EUR-students from Ukraine share their story: “I have no idea when I will see my parents again”

Anna Rudya and Daniil Glotov woke up on Thursday the 24th of February with the news of shelling on their hometown Kyiv in Ukraine. Obviously, the lives of these students of Erasmus University Rotterdam have changed completely in the last few weeks. What have they been dealing with mentally, physically and financially? 

“My family was evacuated from Kyiv a few days ago. They took everything they were able to take with them from our family home for over 60 years. Including two cats and a dog”, tells Daniil, a second-year student International Bachelor Economics and Business Economics. “They are now near the Romanian border and we send each other messages every two hours so I know they are safe.”

“We have no plan, we’re just driving”

Anna Rudya is a second-year student International Bachelor Communication and Media. Her family also had no other option but to leave Kyiv and the main office of their business there. Because there is a mobilisation and men between the age of 18 and 60 cannot leave the country, they decided not to cross the border. Anna tells: “When I phoned my mother when they were in the car, I asked them what they were planning to do. She said: ‘We have no plan, we’re just driving’. I have no idea when I will see my parents again.”

“My mind is there, even though I am physically here”

“I can’t believe my parents are not home and that they can’t go back. I can’t believe so many places are destroyed and that there is more destruction everyday”, Anna says. “Every next step shocks me more and more. The situation in Mariupol is horrifying. Why? What is the purpose of doing this? My whole mind is there, even though I am physically here.”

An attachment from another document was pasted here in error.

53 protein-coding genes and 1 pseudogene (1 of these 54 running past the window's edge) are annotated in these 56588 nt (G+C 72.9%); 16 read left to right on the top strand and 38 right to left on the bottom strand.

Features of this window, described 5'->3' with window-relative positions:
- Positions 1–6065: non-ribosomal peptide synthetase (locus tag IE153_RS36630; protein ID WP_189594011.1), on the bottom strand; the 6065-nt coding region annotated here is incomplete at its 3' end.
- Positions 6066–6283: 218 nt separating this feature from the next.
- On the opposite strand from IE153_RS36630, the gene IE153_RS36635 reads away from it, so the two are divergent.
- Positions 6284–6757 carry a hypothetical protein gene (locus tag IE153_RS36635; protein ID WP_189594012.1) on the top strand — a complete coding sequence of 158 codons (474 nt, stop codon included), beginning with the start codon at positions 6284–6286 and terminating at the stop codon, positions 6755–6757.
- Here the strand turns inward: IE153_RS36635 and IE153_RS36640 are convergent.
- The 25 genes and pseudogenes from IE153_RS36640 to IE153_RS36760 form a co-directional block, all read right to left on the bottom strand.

Daniil tells his mind is so occupied, he only sleeps about 4 hours a night: “My parents told me to focus on myself here, but how is that possible?” Nevertheless, he feels the urge to take action and is busy organising Solidarity with Ukraine Day on March 17th on campus Woudestein, amongst other things. “But I know of other students who immediately got depressed. They are so occupied that they cannot focus on their studies in any way. We need academic support here. Luckily, I feel supported by my student councilor, but I have heard other stories.”

Zero income in Ukraine

Next to the psychological impact, there are also financial implications. Daniil: “When Russia invaded the country everything immediately came to a stop. Everything closed. People evacuated or took arms. There is zero income right now.” Both Anna and Daniil’s parents are businessowners. “My parents have an advertising production company in Kyiv”, Anna tells. “They left Kyiv and their main office there. All their employees have spread across the country or even left the country. They have a smaller production premises in a town near Kyiv where there is severe fighting. We don’t know if it’s still there. Eventually when the war will end, is there something we can go back to? Will people even need advertising then?”

“Doing a master’s degree is an unfulfilled dream already”

Can they continue to afford their studies here?

To help EUR-students affected by the war a new EUR Student Emergency Fund is established in collaboration with the Erasmus Trustfonds. With this fund, financial support is provided to students who are currently facing urgent financial problems. "What my parents have saved goes to family and helping others out in Ukraine”, Anna tells us. “What will next year look like? It is very disturbing that there is no safety net.” Daniil adds to that: “Doing a master’s degree is an unfulfilled dream already.”

Feeling guilty

When asked about the future, Anna and Daniil tell it is something they can hardly think about. Daniil: “We are feeling guilty that we are not there, while we want to do everything to support our country.” Anna says: “What is going to come next? Where will my parent be going next? It is so hard for us that we cannot do anything to stop this.” Daniil concludes by saying: “I do however feel supported by people I personally know here and that so much money was raised in the Netherlands already. It is nice to see our European brothers care so much.”

Help students like Anna and Daniil and donate

If you would like to help students like Anna and Daniil, please make a donation to the EUR Student Emergency Fund. They need your support! Prevent the war from defining the future of our students.

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